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The FDA’s Audacious Move to Boost Kids Aged 5-11yrs

(by Maryanne Demasi | The Brownstone Institute) – This week, the US Food and Drug Administration (FDA) authorised the use of a single booster of Pfizer’s covid-19 vaccine in children aged 5-11, at least five months after completion of a primary series of vaccinations. The CDC’s advisory committee is expected to rubber stamp the decision today.

According to the FDA, the evidence underlying its decision came from a subset of 67 kids who were part of an ongoing trial and were boosted 7-9 months after their primary series. They showed higher antibody levels one month after the booster compared to before the booster.

The decision by the FDA is audacious for several reasons.

Lack of data

Just when the FDA should be demanding better data, the agency lowers its standards.

No rigorous studies in this age group have shown that a third dose can reduce important outcomes such as hospitalisations and deaths – the randomised clinical trials have not been done, despite Pfizer earning billions in revenue.

Instead, the decision was based on the presence of “neutralising antibodies” because they are easy to measure and study. Not only do antibody levels fade quickly, but they also do not necessarily correlate with protection.

The FDA’s own website says that “antibody tests should not be used to evaluate a person’s level of immunity or protection from covid-19.” And yet, this is what the agency has done.

This follows previous data from New York during the omicron surge showing Pfizer’s vaccine effectiveness in 5-11-yr olds plummeted from 68% in mid-Dec 2021, down to only 12% by Jan 2022, well below the FDA’s original threshold of 50%.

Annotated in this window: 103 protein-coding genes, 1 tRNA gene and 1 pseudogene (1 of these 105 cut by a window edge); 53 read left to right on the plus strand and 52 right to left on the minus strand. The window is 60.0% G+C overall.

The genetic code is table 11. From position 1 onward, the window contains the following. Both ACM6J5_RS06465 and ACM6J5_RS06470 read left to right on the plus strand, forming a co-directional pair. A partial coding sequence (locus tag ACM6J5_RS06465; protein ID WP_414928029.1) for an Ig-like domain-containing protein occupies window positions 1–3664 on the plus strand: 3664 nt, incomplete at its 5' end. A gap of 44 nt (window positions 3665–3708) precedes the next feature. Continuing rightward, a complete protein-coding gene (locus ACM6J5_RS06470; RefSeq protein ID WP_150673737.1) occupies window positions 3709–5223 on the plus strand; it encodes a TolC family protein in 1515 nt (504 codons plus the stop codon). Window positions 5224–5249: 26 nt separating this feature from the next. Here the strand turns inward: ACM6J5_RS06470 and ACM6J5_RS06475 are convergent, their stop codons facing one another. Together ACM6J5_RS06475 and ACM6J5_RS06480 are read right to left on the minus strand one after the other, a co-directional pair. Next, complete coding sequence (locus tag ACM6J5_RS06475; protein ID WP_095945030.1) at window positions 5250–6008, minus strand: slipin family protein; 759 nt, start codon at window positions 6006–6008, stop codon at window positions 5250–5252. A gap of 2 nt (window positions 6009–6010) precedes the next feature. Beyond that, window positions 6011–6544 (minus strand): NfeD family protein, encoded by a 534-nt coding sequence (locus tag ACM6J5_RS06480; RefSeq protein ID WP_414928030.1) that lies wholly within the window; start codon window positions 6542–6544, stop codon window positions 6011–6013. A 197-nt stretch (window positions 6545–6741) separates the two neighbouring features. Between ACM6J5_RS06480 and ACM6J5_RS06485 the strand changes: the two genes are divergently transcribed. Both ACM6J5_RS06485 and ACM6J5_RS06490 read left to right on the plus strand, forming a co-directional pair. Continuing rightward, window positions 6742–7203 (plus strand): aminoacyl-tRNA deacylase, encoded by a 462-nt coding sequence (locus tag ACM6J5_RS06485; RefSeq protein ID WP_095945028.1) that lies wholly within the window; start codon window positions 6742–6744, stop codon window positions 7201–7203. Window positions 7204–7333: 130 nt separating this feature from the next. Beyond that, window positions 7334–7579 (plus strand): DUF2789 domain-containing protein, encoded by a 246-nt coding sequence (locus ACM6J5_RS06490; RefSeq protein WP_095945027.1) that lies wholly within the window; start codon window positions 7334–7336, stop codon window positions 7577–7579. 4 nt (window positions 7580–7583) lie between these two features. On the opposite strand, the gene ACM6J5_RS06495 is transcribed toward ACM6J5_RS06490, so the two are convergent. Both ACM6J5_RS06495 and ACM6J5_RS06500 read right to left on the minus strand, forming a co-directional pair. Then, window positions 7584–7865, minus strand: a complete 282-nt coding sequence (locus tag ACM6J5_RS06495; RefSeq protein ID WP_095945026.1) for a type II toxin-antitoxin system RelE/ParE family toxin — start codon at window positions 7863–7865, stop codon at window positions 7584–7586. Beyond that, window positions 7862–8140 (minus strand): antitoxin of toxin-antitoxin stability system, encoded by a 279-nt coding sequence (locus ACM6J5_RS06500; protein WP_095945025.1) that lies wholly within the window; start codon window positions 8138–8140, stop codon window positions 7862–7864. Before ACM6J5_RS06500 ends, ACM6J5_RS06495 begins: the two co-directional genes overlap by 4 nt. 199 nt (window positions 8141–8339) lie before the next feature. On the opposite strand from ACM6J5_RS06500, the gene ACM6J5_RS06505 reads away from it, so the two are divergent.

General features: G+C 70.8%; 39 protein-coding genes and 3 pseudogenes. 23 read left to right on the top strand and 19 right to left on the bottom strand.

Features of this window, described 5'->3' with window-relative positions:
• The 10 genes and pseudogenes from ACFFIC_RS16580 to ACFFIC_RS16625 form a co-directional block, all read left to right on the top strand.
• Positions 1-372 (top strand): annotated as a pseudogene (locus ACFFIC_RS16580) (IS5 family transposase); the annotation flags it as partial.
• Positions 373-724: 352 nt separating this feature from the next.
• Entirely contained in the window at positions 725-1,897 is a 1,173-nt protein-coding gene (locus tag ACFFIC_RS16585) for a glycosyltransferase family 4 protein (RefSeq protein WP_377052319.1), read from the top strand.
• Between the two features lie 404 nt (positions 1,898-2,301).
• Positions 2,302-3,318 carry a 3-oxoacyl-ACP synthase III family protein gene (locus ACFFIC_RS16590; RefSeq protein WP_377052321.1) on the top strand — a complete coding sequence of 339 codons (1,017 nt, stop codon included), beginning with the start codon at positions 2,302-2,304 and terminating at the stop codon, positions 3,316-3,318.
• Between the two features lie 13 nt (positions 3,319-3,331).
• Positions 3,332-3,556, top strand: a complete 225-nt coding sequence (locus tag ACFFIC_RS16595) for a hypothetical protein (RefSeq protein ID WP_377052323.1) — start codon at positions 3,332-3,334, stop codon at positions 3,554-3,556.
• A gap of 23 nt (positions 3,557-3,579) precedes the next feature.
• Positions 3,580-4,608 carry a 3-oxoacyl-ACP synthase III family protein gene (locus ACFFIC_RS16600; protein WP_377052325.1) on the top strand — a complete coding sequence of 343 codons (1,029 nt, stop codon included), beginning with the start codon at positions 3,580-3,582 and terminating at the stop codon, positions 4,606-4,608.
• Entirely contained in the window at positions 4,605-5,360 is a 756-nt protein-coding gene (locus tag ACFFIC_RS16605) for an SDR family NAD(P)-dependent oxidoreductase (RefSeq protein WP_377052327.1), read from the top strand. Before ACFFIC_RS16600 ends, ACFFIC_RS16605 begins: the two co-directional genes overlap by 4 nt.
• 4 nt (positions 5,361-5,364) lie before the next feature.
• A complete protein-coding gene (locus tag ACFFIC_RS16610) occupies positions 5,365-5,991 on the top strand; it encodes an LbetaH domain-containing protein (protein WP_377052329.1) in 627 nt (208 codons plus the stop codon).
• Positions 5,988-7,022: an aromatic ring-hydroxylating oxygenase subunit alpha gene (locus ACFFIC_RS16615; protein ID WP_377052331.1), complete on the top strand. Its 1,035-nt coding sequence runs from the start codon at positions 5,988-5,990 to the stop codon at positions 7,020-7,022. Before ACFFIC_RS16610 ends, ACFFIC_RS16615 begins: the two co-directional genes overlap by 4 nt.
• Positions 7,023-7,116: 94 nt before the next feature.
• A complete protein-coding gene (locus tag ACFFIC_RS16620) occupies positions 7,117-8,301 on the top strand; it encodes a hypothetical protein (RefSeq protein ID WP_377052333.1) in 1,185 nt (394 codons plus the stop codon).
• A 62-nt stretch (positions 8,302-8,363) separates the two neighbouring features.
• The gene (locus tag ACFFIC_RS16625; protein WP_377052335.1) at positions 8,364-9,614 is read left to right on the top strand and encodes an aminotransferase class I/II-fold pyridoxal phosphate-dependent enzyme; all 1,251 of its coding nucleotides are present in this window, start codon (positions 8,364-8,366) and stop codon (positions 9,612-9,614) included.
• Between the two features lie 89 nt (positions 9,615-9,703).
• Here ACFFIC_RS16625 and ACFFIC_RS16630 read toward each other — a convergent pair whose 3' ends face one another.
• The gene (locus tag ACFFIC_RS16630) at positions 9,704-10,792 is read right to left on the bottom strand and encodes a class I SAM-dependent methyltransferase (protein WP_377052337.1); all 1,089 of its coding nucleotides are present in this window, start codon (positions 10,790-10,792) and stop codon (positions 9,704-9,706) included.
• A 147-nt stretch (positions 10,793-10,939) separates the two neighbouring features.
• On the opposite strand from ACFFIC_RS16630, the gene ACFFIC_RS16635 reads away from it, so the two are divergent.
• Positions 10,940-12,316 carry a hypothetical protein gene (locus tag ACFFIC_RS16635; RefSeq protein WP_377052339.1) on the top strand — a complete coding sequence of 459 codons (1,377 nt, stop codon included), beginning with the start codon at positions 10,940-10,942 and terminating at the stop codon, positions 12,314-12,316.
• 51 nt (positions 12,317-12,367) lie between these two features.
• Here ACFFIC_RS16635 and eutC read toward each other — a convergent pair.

The myopic focus on antibodies by drug regulators and health authorities, has been at the expense of considering other important aspects of the immune system such as CD4+ T-cells and natural killer responses, which play a crucial role in preventing infection and are thought to be more durable than antibodies. Unfortunately, these data have been largely ignored by authorities.

Dr. Peter Marks, director of the FDA’s Center for Biologics Evaluation and Research acknowledged that data increasingly shows that protection after two-doses wanes over time, and that a third shot could help boost protection for children in the 5 to 11 age group because the “benefits outweigh the risks.”

However, in terms of safety, the FDA has only assessed approximately 400 children who received a booster dose and any serious, rare harms would not be detected in such a small sample size.

Ignoring natural immunity

By authorising a third dose for all 5-11 yr olds – most of whom already have natural immunity – is unlikely to provide further benefit and may expose them to unnecessary harm. Read Full Article >

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